Canadian Poultry Magazine

The Future, One Class at a Time

By Karen Dallimore   

Features New Technology Production Business/Policy Canada

Fostering tomorrow’s professionals a priority for Aviagen

Fifty years in, the Arbor Acres Production Management School is still graduating bright young leaders.

The Arbor Acres Production Management School opened its doors in 1967. Since then, more than 1,500 poultry professionals from 62 countries have graduated, and this year Aviagen is celebrating the graduation of its 50th class worldwide.

The school is just as relevant today as it was then, teaching the fundamentals of poultry husbandry and production to Aviagen employees and customers, and allowing them to immerse themselves in every facet of poultry production.

In the early days, students would live at the school for up to three months where they learned how their roles and companies fit into a larger global industry. And, perhaps most importantly, they took their newly acquired knowledge home with them to share with their colleagues.


“Much of the modern poultry industry came about because of their school,” says Neal Scanlon, who ran the school after it was relocated to Huntsville, Ala., following Arbor Acres’ merger with Aviagen.

“It really helped create generations of industry leaders. These were people who were expected to move up in their companies, and they’re hand picked to attend. And when they return home and share those best practices with others, it elevates their entire company, even the poultry industry in their entire region.”

The 2013 curriculum will feature 19 field trips and workshops focusing on fertility, ventilation, gut health, feed formulation and more. “We get people right into the facilities so they understand how everything works,” says Scanlon.

“You can show your students what a good male looks like, or can have your best technical guy on one table doing a necropsy on a bird and another showing the proper way to vaccinate a bird. It’s complete immersion.”

And students learn from the best with 30 different instructors and experts sharing lessons that at times can be eye opening. “The way most people learn the industry is by picking up how things are done at your company, but those aren’t always the best or latest approaches,” says Scanlon, who directed the school from 2004 to 2012.

The month-long course immerses students in lessons on poultry nutrition, veterinary science, hatchery operations, genetic selection, production and farm management best practices for managing successful breeder and broiler operations.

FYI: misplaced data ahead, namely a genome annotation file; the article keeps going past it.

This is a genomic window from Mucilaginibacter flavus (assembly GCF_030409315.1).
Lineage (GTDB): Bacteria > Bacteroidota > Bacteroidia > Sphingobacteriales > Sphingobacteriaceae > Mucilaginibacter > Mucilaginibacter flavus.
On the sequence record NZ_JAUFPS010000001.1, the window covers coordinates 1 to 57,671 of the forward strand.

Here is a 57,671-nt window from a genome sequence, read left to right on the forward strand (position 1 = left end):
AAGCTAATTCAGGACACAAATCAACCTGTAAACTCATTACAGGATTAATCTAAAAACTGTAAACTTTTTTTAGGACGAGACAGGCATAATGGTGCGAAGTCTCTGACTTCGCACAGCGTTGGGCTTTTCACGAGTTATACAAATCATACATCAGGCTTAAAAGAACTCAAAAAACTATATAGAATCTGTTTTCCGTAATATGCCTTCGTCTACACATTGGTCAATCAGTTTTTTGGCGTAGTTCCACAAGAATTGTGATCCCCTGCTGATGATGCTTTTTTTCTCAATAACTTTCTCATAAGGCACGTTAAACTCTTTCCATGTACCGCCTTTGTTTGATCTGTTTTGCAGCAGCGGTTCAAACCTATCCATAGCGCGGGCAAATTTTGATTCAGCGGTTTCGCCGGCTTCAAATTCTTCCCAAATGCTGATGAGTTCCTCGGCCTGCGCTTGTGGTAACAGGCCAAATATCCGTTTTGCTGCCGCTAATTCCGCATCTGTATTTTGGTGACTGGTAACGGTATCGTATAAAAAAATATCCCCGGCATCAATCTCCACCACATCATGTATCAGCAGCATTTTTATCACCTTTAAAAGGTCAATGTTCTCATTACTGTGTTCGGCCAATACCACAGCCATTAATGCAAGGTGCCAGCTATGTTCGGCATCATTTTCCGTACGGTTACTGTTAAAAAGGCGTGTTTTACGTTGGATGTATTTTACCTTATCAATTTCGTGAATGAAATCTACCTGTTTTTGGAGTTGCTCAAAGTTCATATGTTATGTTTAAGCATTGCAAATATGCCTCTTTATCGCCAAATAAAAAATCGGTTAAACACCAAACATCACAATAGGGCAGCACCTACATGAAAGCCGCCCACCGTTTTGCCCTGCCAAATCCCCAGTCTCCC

Insights from industry experts and faculty from local and international universities – both staples of the program since its inception – frequently prompt students to question long-held assumptions.

Most hands-on sessions and field trips take place at Aviagen production facilities, including the company’s Product Development Center (PDC) in Albertville, Ala. Weekly written exams culminate in a formal graduation dinner and awards ceremony.

International demand has grown so much in the past decade that Aviagen has expanded the school to other regions: an annual, weeklong school launched in 2007 in China, a trilingual school for Latin America launched in 2011 and three weeklong annual schools have been serving students in Europe, the Middle East and Africa since last year.

Aviagen plans to continue innovating, says the current school director, Mark Wright. “We’ll also be expanding our regional schools, with more schools based on the modular, one-week format of the European school. This is all about helping to support future generations of poultry professionals.

“Over the years we have evolved the school agenda and design to encourage students to not only learn from the eminent lineup of presenters from academia and industry, but also from each other,” he adds. “This environment fosters business relationships and friendships that last throughout a career as well as a lifetime.”

The school offers a unique environment for networking as well.

“Students create bonds at the school that last their entire careers, and they make connections that help them not just at their current company, but for years into the future,” comments Wright. “They learn from each other; they learn how people work in different parts of the world. They understand the entire industry so much better when they leave.”

Aviagen has also launched a secure online forum, which allows school participants and graduates to be part of a growing social community that further establishes bonds between students.

On June 27, the top performing students were recognized at a graduation dinner:

  • Kirsty Jensen, Baiada Poultry, Australia and Mirko Botasso, Frigorifico De Aves Soychu S.A., Argentina – tied for the top honour
  • Ronan Benigno Mamacus, Bounty Fresh Foods Inc., Philippines – Second highest honours
  • Nick Daunt, Maple Lodge Farms, Canada – Third highest honours

As Wright says, “In every class since the beginning, you get to see the rising stars of the industry on their way up. Where else can you do that?” n

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